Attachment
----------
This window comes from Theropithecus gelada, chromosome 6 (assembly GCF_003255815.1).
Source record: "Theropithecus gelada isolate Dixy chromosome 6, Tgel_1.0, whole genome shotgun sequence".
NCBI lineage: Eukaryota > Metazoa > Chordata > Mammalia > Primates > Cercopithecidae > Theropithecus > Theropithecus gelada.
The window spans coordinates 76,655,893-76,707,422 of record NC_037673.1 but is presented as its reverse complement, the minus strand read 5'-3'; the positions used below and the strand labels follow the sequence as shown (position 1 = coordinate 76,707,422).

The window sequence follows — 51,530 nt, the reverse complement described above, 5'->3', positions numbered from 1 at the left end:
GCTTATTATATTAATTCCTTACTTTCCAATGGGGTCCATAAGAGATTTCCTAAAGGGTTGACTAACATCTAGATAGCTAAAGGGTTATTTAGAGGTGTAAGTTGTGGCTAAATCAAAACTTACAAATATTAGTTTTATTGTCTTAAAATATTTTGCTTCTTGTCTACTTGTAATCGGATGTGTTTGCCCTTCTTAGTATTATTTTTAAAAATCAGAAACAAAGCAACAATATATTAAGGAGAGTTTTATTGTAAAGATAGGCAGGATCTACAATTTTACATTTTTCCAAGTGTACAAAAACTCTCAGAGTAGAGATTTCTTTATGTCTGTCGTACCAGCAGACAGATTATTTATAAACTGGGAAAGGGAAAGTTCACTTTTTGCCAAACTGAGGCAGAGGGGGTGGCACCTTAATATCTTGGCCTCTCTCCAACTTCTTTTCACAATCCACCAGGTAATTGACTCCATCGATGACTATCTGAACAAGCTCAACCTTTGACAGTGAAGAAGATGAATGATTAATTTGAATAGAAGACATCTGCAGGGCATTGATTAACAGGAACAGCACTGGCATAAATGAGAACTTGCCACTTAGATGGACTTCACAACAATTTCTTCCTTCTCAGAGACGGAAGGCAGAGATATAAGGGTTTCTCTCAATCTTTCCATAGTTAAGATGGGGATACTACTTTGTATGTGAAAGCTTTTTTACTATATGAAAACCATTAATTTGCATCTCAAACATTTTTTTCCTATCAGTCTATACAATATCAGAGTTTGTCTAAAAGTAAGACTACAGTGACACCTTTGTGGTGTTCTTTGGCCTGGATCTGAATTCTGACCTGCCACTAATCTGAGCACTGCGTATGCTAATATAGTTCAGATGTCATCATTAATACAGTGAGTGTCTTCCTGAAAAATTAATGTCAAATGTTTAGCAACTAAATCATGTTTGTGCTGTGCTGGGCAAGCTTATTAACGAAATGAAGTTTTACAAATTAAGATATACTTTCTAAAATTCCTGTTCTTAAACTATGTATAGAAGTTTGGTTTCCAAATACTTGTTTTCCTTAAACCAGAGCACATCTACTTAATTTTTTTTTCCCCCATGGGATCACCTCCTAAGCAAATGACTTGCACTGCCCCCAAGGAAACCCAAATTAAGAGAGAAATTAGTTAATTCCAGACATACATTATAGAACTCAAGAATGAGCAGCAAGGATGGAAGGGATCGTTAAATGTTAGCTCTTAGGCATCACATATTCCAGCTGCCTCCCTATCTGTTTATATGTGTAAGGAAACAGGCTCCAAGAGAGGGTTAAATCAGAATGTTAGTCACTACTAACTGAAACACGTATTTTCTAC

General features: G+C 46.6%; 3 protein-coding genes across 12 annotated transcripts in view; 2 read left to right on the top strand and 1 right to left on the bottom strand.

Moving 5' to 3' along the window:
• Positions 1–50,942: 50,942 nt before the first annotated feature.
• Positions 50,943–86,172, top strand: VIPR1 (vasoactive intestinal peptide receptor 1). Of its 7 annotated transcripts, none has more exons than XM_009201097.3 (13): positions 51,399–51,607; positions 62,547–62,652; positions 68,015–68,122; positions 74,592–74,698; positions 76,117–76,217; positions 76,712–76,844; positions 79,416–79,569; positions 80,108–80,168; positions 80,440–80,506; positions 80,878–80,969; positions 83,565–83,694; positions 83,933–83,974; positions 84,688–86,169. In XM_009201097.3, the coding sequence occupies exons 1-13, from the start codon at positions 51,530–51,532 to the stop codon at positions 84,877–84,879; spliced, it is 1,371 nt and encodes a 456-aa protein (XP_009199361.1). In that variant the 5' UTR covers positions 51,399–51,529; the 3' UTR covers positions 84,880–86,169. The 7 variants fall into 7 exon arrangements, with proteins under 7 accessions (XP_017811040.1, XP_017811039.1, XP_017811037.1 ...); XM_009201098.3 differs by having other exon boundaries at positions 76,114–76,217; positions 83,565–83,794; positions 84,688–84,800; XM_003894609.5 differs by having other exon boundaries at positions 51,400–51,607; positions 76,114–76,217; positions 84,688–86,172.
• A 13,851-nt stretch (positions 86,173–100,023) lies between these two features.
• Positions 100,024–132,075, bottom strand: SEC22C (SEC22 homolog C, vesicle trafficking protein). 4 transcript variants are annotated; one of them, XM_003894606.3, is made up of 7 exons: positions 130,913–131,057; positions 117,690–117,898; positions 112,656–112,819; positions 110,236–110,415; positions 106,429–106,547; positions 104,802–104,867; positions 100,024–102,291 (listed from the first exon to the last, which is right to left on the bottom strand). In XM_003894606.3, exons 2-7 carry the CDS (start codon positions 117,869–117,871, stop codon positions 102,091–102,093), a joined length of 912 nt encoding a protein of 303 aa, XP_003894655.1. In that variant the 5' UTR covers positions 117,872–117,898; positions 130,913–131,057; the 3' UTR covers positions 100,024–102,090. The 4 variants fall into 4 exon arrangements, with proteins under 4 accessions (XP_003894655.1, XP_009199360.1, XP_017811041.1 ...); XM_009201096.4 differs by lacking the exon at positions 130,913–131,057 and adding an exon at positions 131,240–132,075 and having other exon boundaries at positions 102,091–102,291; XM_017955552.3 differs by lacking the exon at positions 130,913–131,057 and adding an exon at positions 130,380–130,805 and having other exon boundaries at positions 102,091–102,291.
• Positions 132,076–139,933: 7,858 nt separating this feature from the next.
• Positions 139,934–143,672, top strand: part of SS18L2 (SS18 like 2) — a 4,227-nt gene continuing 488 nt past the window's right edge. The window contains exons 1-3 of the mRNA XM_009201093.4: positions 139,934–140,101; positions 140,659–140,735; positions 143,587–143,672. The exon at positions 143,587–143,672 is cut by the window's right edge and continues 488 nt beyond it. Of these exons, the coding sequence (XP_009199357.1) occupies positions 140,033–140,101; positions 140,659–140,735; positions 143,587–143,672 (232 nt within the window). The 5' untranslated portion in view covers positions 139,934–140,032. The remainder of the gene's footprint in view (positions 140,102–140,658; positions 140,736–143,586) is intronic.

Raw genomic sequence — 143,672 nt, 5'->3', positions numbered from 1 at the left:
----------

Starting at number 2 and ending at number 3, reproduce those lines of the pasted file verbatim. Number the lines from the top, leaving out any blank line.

Source record: "Theropithecus gelada isolate Dixy chromosome 6, Tgel_1.0, whole genome shotgun sequence".
NCBI lineage: Eukaryota > Metazoa > Chordata > Mammalia > Primates > Cercopithecidae > Theropithecus > Theropithecus gelada.